Each week we bring you our picks for the best shows of the next seven days! To submit your show for consideration, click here. All events subject to change; check with the venue for the most up-to-date information.
8 p.m. Friday, October 11. Foam, 3359 South Jefferson Avenue. $7. 314-772-2100.
On her latest record, Painting Blue, Amy LaVere takes a swing at Elvis Costello’s pensive and existential song “Shipbuilding.” His 1983 version has the grand sweep of an operatic elegy, with clangorous grand piano and a heartbreaking Chet Baker trumpet solo; LaVere’s casts the song in miniature with a tinny acoustic guitar and sweetly wheezing accordion to ask questions of war, duty and family. That’s a good snapshot of her gift at taking big concepts and shrinking them to fit her rootsy, occasionally bluesy songs, delivered with a voice best heard up close in an intimate setting. This week, Foam should fit that bill nicely, with LaVere joined there by regular collaborator in marriage and music Will Sexton. Strangs n’ Thangs: Local string-abusers the Hobosexuals and Aught Naughts will open the show.
8 p.m. Friday, October 11. Off Broadway, 3509 Lemp Avenue. $25 to $30. 314-773-3363.
Since reforming in 2015, Luna has often revisited the hallowed ground of Penthouse, its third and most haunting and cohesive album. Recorded in 1995 in New York City, the album defines an urban and urbane sound that was archly counterposed to both the ironic college rock and grunge-driven trends of its day. It’s a guitar lover’s slowburn fever dream, filled with sounds and textures that even the band’s heroes, the Velvet Underground and Television, hadn’t explored. Songwriter Dean Wareham channels a prowling, desperate sense of mystery, much like Lou Reed and Tom Verlaine, but with his own droll wit and decadent sense of wonder. Alienation has rarely sounded so sublime as on Penthouse. The band will revisit the album (and much more no doubt) for this St. Louis date, which means this will be one of the rock shows of the year. Pay Now or Suffer Later: Luna’s last St. Louis show, in November 2017, sold out quickly, with ticket resellers reaping the benefits. Don’t get burned this time.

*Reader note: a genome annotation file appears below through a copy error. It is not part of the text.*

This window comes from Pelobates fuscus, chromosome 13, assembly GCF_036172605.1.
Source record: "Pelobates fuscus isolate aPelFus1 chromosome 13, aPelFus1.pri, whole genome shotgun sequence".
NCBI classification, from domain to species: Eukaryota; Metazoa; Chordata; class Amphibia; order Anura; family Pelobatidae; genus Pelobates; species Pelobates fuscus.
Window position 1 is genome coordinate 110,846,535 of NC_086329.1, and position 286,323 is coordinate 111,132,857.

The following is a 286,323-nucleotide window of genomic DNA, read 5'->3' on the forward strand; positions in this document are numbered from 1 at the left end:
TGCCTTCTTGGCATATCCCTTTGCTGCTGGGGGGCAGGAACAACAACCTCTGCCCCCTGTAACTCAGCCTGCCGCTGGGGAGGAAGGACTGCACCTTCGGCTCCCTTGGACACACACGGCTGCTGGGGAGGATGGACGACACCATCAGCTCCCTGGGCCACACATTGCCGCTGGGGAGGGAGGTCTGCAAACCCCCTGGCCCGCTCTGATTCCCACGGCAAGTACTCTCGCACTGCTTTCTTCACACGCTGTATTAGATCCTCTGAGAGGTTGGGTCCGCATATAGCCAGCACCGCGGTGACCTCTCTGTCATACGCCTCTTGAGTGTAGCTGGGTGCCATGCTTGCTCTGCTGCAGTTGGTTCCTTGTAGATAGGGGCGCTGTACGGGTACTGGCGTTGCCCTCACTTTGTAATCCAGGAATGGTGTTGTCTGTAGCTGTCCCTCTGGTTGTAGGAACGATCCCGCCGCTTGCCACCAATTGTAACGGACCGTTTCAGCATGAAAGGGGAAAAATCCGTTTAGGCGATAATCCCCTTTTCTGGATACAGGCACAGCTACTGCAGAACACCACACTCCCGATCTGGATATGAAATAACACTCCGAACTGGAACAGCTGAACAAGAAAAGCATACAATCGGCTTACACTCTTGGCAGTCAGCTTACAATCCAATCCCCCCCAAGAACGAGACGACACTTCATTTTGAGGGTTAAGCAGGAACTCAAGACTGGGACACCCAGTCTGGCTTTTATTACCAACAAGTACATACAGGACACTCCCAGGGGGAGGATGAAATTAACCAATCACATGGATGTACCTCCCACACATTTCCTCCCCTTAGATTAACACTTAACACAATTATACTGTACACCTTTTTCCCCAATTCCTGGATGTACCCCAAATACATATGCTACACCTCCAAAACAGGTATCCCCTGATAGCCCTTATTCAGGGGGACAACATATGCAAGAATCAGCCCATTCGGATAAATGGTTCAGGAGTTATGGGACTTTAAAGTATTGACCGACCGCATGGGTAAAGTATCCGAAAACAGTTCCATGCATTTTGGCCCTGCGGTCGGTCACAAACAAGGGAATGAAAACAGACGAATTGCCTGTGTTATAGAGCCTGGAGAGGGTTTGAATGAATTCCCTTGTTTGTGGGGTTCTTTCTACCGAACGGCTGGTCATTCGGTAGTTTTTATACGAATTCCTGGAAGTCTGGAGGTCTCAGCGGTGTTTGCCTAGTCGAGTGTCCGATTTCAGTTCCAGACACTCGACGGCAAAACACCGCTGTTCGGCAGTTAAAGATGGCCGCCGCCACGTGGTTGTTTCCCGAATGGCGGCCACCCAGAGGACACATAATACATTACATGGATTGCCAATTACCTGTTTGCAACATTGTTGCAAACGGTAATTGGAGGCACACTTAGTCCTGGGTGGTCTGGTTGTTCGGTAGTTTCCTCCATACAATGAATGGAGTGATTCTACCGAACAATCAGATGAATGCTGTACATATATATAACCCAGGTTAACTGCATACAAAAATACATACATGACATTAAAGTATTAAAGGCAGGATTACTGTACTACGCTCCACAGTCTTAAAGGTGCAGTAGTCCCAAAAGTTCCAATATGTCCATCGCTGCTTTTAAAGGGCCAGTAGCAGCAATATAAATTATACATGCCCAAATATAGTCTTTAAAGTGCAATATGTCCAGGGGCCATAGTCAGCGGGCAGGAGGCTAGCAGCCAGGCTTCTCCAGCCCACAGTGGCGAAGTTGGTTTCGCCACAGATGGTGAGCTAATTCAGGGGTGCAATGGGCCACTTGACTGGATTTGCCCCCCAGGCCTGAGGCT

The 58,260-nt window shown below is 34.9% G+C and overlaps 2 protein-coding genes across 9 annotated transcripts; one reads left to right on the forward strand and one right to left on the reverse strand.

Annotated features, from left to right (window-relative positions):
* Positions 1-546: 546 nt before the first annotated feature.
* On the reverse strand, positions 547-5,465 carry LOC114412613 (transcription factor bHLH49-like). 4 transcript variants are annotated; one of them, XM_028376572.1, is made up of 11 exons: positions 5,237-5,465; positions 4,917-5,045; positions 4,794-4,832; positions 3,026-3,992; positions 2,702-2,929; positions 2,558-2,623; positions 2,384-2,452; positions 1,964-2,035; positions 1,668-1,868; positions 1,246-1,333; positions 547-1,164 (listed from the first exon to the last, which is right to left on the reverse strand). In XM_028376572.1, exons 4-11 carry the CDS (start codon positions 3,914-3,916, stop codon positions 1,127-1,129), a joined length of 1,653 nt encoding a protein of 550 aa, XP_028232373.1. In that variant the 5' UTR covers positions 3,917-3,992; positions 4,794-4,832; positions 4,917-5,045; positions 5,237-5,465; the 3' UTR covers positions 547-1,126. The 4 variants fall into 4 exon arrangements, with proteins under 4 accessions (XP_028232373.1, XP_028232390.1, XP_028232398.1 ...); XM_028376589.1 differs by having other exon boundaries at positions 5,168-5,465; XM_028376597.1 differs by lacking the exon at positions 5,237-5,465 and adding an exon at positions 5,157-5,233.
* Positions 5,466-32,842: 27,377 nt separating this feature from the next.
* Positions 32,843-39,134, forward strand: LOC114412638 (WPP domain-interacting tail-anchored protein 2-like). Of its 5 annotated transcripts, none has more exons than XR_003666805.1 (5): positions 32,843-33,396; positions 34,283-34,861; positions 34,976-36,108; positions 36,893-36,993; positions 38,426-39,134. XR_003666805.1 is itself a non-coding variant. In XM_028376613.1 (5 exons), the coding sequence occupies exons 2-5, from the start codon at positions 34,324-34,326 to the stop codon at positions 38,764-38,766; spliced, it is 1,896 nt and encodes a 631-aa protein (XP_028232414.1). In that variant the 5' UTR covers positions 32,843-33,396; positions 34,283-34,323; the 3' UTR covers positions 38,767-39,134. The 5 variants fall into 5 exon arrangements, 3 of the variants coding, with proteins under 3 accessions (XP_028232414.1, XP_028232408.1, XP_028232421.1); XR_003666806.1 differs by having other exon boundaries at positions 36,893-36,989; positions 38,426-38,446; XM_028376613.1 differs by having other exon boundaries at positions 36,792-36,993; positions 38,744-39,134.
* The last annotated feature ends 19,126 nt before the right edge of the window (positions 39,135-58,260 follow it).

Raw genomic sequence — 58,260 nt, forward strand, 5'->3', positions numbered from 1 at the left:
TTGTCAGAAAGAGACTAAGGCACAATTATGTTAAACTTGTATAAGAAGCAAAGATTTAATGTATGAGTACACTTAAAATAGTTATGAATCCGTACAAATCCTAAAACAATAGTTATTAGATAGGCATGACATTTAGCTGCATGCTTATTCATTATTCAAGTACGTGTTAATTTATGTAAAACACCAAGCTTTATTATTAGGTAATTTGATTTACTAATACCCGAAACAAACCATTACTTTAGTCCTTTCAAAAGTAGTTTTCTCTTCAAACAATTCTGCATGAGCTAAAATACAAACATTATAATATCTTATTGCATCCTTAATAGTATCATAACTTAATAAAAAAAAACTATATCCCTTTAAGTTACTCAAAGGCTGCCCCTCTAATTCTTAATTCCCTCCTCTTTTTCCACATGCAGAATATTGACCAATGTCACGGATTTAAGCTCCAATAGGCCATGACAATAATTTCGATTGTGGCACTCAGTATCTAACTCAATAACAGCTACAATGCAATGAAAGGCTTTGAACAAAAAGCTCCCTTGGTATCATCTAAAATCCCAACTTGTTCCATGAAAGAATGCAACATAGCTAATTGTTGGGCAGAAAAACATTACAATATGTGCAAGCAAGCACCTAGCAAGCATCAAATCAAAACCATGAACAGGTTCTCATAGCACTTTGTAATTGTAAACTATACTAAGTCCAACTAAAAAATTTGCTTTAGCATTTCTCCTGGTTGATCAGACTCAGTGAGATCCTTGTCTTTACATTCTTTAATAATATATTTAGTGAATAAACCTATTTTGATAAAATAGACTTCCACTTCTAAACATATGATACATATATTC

8 p.m. Wednesday, October 16. Off Broadway, 3509 Lemp Avenue. $18 to $22. 314-773-3363.
Take the Ramones, ditch the leather jackets in favor of colorful ski masks, and rewrite the band’s oeuvre to focus more specifically on the criminal aspects of love and relationships, and you’ve got Masked Intruder. Since 2010, this group of dedicated pop-punkers have built a fervent following via hooky earworms for days and a hilarious gimmick that paints the band as criminals on parole, with their parole officer, Officer Bradford, always in tow. The band’s lyrics can border on terrifying — “No one in the world can make me feel the way you do / That’s why your ADT security can’t keep me away from you” — but their saccharine-sweet delivery and tongue-in-cheek intent assure that the joke always lands. The band’s latest, III, released in March on Pure Noise Records, doubles down on everything Masked Intruder does best, resulting in a glossy, smooth production of poppy tracks sure to be entered as evidence in a court case one day. Co-Conspirators: Like-minded punk acts the Bombpops and Tightwire will open the show.
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